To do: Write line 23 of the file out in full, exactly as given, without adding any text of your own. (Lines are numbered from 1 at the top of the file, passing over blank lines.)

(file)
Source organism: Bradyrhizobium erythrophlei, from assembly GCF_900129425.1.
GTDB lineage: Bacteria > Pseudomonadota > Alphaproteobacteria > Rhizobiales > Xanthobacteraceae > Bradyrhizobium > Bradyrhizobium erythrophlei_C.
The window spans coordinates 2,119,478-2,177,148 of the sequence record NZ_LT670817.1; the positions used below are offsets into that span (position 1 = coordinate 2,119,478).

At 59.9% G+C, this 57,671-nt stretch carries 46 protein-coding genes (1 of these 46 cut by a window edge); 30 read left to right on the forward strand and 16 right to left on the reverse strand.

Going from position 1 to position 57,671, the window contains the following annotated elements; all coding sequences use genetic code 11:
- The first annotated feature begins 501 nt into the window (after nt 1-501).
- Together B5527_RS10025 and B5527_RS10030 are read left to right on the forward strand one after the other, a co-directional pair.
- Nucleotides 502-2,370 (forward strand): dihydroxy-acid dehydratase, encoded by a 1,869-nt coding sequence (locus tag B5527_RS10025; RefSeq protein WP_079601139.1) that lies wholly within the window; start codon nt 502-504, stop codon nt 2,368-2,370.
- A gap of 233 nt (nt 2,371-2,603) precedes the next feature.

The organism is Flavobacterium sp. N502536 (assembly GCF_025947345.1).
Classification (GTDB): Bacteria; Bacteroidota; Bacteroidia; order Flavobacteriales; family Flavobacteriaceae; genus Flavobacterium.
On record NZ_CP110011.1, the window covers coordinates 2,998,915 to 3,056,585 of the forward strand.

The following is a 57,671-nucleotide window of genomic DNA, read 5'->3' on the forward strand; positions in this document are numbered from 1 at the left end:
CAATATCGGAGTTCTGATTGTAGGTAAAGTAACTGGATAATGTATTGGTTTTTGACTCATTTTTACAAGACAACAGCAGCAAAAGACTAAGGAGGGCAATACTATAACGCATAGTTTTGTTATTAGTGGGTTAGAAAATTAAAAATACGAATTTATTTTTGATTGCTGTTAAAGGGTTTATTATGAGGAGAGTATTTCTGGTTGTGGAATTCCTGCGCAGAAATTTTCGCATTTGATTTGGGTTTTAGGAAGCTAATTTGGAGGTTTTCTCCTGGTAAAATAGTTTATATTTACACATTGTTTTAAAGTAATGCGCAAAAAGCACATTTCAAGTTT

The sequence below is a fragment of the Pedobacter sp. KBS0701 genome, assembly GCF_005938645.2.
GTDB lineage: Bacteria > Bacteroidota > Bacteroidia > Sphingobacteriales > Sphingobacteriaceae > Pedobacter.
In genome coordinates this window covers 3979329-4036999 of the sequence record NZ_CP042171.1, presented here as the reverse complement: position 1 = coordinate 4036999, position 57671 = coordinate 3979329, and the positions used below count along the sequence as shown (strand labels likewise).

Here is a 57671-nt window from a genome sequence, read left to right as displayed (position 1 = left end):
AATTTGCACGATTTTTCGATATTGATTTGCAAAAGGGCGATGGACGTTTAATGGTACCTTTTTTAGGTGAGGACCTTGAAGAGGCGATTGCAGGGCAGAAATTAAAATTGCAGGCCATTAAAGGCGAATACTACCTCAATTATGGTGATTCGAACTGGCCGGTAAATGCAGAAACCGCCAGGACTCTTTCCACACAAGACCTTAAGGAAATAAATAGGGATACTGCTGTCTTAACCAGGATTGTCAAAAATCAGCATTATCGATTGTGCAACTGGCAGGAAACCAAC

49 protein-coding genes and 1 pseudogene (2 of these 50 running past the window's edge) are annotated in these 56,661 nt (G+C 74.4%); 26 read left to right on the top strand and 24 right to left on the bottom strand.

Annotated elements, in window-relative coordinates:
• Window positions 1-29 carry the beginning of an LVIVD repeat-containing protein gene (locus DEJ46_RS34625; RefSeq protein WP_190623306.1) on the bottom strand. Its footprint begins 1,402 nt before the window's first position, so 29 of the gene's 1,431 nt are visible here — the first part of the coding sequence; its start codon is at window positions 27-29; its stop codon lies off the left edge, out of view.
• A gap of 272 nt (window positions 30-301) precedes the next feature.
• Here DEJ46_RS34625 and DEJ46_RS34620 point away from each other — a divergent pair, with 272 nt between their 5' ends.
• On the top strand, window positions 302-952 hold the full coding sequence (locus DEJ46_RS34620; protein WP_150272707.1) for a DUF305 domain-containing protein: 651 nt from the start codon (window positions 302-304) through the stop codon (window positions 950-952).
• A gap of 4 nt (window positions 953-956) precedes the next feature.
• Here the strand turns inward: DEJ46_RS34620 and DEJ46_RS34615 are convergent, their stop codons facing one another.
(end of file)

• A gap of 272 nt (window positions 30-301) precedes the next feature.